The Mariners didn't stop at signing Robinson Cano, they made deals for Corey Hart and Logan Morrison. If you add Justin Smoak to the mix, there appears to be a trend here. Streaky hitters that play so-so defense and are on the field just as much as they are on the disabled list. The designated hitter is for the most part an afterthought, a major league player best served as a bat only. The Mariners seem to be collecting them left and right, and hoping a revolving door of playing the first base, outfield, and designated hitter will keep them all healthy. Let us not forget that they could also bring back Kendrys Morales. It should be fun to watch as this plays out.
Of course, any conversation about Seattle's starting rotation begins with Felix Hernandez. King Felix saw his fastball drop two or three miles per hour last season, but he has learned to set up batters instead of just blowing them away. It's one of the main reason there wasn't a drop in Hernandez's strikeout rate. Behind the King, Hisashi Iwakuma and Taijuan Walker will take the ball every five days. At the moment, both appear to be set to miss the start of the season. Iwakuma has a finger strain and Walker has a shoulder injury. It will be hard for any team to match the top of that rotation in a series when all are healthy.
For the time being, you can pencil in James Paxton and Erasmo Ramirez as the other starters behind the top 3. Paxton, a September call-up, went 3-0 with a 0.92 ERA, with 21 Ks in 24 innings in 2013. Ramirez was also solid last year, going 5-3 in 14 starts with a 4.98 ERA. Non-roster invitees Randy Wolf and Scott Baker are fighting for the spots left by Walker and Iwakuma. Blake Beavan and Brandon Maurer will also get a shot. Maurer was the number five starter when the M's broke camp last year. Beavan, the former first-rounder, struggled in only two starts last season with an overall ERA of 6.13.
Seattle's bullpen revolved around Danny Farquhar and Tom Wilhemsen last season. Wilhemsen was 24 for 29 in his run as closer. Farquhar ultimately took the job with his 12.77 K/9 rate. The Mariners didn't feel set with that position, adding former Rays closer Fernando Rodney this offseason.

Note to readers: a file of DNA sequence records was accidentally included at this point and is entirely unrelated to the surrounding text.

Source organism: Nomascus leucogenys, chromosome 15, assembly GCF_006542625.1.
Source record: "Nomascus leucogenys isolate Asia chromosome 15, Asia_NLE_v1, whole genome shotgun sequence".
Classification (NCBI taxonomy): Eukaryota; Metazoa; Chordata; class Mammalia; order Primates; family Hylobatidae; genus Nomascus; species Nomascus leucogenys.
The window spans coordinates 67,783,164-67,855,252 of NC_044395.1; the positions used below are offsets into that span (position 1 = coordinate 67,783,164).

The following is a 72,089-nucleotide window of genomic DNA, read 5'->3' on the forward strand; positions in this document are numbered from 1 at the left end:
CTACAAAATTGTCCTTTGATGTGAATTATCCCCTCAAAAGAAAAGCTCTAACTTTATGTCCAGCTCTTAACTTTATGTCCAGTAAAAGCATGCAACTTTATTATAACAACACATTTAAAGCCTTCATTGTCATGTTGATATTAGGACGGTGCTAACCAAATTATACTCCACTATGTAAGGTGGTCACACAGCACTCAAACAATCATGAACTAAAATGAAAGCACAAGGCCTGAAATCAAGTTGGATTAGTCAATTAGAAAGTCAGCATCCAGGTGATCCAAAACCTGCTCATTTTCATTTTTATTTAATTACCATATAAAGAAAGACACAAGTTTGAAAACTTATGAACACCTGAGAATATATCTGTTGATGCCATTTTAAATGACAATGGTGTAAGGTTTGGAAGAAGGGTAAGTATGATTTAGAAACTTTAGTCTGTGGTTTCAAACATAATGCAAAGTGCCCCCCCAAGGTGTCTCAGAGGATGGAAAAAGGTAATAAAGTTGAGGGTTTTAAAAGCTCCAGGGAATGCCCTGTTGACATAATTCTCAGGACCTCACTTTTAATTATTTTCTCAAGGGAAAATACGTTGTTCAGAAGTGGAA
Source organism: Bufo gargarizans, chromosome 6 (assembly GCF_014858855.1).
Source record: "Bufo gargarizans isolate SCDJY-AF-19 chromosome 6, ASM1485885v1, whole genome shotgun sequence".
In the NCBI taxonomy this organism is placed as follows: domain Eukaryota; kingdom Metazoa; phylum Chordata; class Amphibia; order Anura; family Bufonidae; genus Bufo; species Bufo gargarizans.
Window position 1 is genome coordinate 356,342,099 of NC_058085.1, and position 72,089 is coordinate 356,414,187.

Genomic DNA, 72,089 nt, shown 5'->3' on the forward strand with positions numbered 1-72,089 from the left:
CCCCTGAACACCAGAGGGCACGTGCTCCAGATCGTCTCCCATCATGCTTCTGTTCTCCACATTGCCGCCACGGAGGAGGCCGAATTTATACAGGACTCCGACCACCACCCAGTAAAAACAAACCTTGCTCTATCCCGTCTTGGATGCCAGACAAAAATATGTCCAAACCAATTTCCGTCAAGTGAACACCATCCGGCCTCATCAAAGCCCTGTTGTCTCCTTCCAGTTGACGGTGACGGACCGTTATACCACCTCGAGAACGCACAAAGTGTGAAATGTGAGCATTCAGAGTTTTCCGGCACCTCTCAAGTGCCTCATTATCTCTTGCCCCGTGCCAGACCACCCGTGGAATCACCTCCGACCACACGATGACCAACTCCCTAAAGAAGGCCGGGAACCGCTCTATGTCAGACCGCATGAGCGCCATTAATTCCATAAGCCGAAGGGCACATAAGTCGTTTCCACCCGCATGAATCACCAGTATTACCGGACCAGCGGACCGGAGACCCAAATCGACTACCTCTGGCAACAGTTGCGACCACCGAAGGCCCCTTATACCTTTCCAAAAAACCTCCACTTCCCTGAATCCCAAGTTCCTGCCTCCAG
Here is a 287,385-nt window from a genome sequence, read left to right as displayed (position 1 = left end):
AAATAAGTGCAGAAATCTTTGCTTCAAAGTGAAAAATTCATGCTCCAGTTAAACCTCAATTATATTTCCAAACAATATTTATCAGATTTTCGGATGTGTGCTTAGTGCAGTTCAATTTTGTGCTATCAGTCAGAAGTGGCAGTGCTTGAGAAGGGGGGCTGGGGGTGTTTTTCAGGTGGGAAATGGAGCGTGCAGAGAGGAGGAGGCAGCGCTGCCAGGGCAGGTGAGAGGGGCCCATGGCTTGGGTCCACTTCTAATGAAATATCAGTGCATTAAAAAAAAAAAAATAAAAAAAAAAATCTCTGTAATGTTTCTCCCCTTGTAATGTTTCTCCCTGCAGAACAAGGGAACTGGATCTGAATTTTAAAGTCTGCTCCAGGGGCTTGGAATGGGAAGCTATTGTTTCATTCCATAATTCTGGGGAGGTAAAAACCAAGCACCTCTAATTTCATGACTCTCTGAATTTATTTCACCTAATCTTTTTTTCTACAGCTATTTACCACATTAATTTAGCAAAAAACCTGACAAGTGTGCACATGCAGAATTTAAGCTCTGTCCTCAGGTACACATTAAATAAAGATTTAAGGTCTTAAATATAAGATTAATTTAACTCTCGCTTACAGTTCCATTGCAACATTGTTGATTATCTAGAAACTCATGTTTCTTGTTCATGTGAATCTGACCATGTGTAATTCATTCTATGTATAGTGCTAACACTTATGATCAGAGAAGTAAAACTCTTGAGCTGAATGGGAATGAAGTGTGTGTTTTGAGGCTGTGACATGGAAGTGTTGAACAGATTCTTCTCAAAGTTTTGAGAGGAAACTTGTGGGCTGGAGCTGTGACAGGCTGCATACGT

We have already discussed the DH Bermuda Triangle that will have Hart, Morrison, and Smoak floating between designated hitter, first base, and a corner outfield position. Of course, Cano has second base locked down. The frontrunner for shortstop is Brad Miller, but Nick Franklin may make a run at the position in Spring Training. Mike Zunino was one of the first prospects to get to the big leagues from the 2012 draft class. He has locked down the position since the Jesus Montero project appears to be going south. Zunino batted .214/.290/.329 with 5 HRs and 14 RBIs in 52 games last season. To round out the infield, Kyle Seager is at third. Seager collected his second consecutive 20-home run season, and showed good plate discipline.
Michael Saunders appears to be the everyday centerfielder at this moment. The Canadian burst onto the scene with a strong performance in last year's World Baseball Classic. In the 2013 regular season, Saunders struggled with poor contact skills. If Logan Morrison and Corey Hart (I shudder to think of the defensive metrics for that combo) don't take the corner outfield spot, Dustin Ackley should get another chance. After his year-long slump and stint in the minors, Ackley posted .285/.354/.404 slash in 68 games following a return to the majors.
Fourth in the AL West, at best they finish third. The AL West is currently a murderer's row of teams minus the Astros. If the Rangers' egos get in the way, Athletics lose their magic, and the Angels fail to change their tune from last year - then just maybe the Mariners can sneak into the playoffs. I refer you back to Mr. Coleman's article for January about the Astros - News flash - It's really, really hard to get into the playoffs.
*Stats courtesy of FanGraphs